Wellington restaurant Hiakai announces closure, citing a 'changing world' and 'right timing'

Split-screen of Hiakai co-owners with plate of oysters from Hiakai's menu
Hiakai announced on its social media on Tuesday that it would be officially shutting up shop in March. Photo credit: Hiakai / Facebook; @chefmomofiso / Instagram

A Wellington restaurant ranked among Time Magazine's 'World's Greatest Places' in 2019 will soon be closing its doors for the last time.   

Hiakai, situated in Wellington's Mount Cook, announced on its social media on Tuesday that it would be officially shutting up shop in March after eight years in business.   

The restaurant was initially opened as a pop-up in 2016 by its executive chef and co-owner Monique Fiso, who had recently returned to Aotearoa after seven years in New York City. The pop-up was designed to pay homage to Fiso's Māori-Samoan heritage, through the exploration of traditional Māori and Pasifika cooking techniques and ingredients. 

As per Time, Fiso initially found it difficult to source native ingredients on short notice, but her dedication eventually paid off. Two years later, Hiakai was opened as a permanent restaurant and quickly became an acclaimed establishment known both locally and internationally for its fresh approach to Māori cuisine. As a result, it has always been fully booked.  

In 2018, Fiso was one of 24 contestants - and the only New Zealander - to compete on Netflix's The Final Table, a cooking competition and reality TV show that saw her place seventh with Amninder Sandhu of India.  

In the post announcing Hiakai's closure, the team cited a changing world - and their landlord wanting to sell the building - as the reasons behind their decision. 

"The world has changed since those doors opened, and so have we. The landscape for owning a small business is incredibly tough and running a restaurant of this magnitude is all consuming. A passion project. Every single day we gave it everything we had and so did our team," the announcement stated.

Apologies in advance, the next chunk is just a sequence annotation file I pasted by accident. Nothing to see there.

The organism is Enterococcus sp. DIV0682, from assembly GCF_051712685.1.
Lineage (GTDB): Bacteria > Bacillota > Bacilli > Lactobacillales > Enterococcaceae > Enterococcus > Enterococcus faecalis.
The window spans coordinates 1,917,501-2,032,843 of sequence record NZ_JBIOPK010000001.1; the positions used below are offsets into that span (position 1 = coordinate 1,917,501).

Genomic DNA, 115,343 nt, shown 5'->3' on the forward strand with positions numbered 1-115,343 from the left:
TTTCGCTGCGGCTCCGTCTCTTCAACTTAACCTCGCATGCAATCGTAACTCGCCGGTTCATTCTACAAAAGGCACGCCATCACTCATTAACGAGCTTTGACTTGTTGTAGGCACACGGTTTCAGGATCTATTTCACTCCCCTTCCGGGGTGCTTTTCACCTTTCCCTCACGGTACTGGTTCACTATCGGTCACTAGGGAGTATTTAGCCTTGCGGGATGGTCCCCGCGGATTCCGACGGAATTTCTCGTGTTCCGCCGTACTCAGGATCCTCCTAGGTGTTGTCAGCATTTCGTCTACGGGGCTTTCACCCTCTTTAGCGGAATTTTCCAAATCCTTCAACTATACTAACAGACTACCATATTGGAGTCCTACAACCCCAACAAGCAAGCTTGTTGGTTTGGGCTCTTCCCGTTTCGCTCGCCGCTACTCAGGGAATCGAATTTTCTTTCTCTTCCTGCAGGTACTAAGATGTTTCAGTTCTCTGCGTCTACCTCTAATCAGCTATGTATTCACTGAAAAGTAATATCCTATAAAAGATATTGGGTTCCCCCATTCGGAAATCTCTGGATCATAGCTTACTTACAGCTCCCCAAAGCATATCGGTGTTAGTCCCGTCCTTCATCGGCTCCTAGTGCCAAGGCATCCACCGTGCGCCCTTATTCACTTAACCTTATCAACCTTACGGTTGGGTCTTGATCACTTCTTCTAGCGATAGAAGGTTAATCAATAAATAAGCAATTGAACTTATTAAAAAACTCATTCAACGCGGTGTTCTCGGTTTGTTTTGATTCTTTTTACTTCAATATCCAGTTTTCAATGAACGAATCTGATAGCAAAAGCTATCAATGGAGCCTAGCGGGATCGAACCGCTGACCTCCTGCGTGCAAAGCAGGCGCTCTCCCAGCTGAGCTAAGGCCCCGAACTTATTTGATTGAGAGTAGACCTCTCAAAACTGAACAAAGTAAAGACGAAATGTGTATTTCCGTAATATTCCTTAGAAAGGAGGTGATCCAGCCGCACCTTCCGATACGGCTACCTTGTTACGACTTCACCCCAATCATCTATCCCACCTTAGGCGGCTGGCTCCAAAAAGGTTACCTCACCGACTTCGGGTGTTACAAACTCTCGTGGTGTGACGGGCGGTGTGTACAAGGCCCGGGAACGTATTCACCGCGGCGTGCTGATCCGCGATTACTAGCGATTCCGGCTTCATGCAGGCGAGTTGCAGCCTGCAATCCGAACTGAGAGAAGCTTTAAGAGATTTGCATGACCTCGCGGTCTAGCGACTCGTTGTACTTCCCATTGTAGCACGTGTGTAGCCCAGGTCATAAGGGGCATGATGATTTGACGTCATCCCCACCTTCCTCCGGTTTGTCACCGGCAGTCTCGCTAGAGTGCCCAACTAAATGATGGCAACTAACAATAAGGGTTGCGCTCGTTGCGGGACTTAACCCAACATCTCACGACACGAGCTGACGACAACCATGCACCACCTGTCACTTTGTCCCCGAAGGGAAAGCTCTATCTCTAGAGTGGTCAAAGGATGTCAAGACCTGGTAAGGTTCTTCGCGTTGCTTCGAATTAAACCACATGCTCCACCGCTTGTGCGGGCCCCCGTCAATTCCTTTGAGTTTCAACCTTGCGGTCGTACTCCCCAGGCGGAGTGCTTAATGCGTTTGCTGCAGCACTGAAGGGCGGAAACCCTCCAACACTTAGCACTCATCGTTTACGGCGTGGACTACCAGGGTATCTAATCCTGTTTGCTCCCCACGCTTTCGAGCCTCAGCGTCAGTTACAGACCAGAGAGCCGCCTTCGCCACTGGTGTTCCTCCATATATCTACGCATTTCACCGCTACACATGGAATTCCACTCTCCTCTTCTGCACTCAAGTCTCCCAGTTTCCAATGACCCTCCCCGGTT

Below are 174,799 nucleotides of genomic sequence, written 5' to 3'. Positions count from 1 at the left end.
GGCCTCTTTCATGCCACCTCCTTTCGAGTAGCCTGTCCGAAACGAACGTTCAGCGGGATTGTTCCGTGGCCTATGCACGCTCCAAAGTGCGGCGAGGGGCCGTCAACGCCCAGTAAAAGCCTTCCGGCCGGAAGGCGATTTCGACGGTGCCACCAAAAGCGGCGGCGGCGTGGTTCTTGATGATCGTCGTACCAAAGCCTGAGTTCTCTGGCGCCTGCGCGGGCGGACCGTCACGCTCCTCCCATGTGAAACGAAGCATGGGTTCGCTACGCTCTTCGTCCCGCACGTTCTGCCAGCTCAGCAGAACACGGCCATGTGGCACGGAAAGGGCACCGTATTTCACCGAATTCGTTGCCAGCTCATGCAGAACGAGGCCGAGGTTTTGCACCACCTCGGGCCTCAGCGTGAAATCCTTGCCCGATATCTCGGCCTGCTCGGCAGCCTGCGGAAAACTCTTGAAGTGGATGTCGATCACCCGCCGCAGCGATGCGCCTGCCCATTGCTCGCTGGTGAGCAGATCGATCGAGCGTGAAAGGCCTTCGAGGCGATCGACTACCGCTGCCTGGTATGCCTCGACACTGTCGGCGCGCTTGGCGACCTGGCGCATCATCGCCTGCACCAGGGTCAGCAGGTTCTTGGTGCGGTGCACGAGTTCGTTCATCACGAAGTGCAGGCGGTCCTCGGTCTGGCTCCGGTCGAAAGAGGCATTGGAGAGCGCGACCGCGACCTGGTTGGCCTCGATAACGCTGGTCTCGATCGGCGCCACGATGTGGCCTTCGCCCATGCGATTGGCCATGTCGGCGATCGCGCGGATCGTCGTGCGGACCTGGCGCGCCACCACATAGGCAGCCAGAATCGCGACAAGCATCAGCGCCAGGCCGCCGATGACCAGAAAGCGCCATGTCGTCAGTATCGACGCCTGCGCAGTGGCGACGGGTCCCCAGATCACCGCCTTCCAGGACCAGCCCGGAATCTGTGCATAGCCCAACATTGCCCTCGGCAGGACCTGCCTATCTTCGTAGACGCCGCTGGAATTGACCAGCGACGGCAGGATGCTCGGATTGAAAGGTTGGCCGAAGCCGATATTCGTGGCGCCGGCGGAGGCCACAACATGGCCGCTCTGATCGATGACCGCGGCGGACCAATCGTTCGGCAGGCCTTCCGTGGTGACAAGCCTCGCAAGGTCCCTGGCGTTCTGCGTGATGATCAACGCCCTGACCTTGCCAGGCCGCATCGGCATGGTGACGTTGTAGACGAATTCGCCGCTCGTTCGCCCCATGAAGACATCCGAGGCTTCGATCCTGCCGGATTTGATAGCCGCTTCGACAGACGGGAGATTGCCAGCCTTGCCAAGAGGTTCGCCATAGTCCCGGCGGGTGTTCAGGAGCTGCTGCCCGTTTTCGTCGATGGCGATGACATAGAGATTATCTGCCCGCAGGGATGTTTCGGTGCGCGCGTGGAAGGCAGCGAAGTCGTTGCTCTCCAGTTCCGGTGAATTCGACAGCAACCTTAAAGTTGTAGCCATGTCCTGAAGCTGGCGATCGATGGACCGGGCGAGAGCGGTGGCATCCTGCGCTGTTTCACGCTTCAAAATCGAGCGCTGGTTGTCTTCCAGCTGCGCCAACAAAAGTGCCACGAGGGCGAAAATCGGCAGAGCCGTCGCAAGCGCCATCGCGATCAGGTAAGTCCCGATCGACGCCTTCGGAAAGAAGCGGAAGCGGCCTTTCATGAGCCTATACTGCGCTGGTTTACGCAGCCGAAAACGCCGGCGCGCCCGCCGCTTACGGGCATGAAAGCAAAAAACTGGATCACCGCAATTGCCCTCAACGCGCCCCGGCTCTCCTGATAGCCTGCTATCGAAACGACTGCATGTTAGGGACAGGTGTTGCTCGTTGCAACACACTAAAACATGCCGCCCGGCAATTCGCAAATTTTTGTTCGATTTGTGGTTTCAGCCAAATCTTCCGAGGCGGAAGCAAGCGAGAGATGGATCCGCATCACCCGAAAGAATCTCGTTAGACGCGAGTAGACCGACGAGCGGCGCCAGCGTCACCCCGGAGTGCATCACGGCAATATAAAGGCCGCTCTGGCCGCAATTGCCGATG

"Now we are ready for change. At a time of unprecedented global food crises, we want to be part of the solutions. We care deeply about the systems, security and sovereignty of kai. The challenges we collectively face are monumental but not impossible.

"We have a wealth of ideas and projects that we want to bring to life. We have been working on these in the background while running the restaurant but we are ready to make them our primary focus. All of this coincides with our landlord wanting to sell the building - the timing is right."

The team added they will "truly miss the building and the whenua on which it stands", as well as its "rich tapestry of history".

"We are honoured to now be a part of that history.

"Our deepest gratitude is to our manuhiri, your support has been unwavering, and te ao Māori. Te ao Māori has been our greatest inspiration and guided our journey every step of the way."

Hiakai is fully booked until its final day in business, but if you have yet to dine there, hope is not lost. The team stressed there will be more "opportunities in the future", noting that Hiakai is "evolving, not coming to an end".

'My perspective has changed'

Fiso also shared her thoughts on Hiakai's closure in a lengthy message to her Instagram on Tuesday, noting she is no longer as passionate about "the finer side of dining".

"Hiakai began as a way for me to reclaim my whakapapa and independence through kai. As a young Māori-Samoan takatāpui wahine chef, I felt there was a massive lack of representation of my cultures and communities in the hospitality industry," she wrote.

"There have been incredible highs, lessons learnt, low moments and a huge amount of mahi. We also made some bomb ass kai across [23] menus.

"Over the years, my perspective has changed and my mindset has shifted. I'm not as passionate about the finer side of dining. Even though it has been an incredible training ground, the exclusivity of fine dining and the unsustainable nature of degustation menus no longer makes sense to me.

"I enjoy kai that is nourishing and a showcase of its local environment. Uncluttered and unfussy."

She noted she and her partner Katie Monteith, Hiakai's general manager and fellow co-owner, had been planning the transition "for a while".

"Katie and I knew 2024 was going to be a year of change for us. Time to chart a new course. We have so many exciting projects on the horizon.

"We are looking forward to spending more time with friends and whānau who have received very little of us while we devoted ourselves to the restaurant."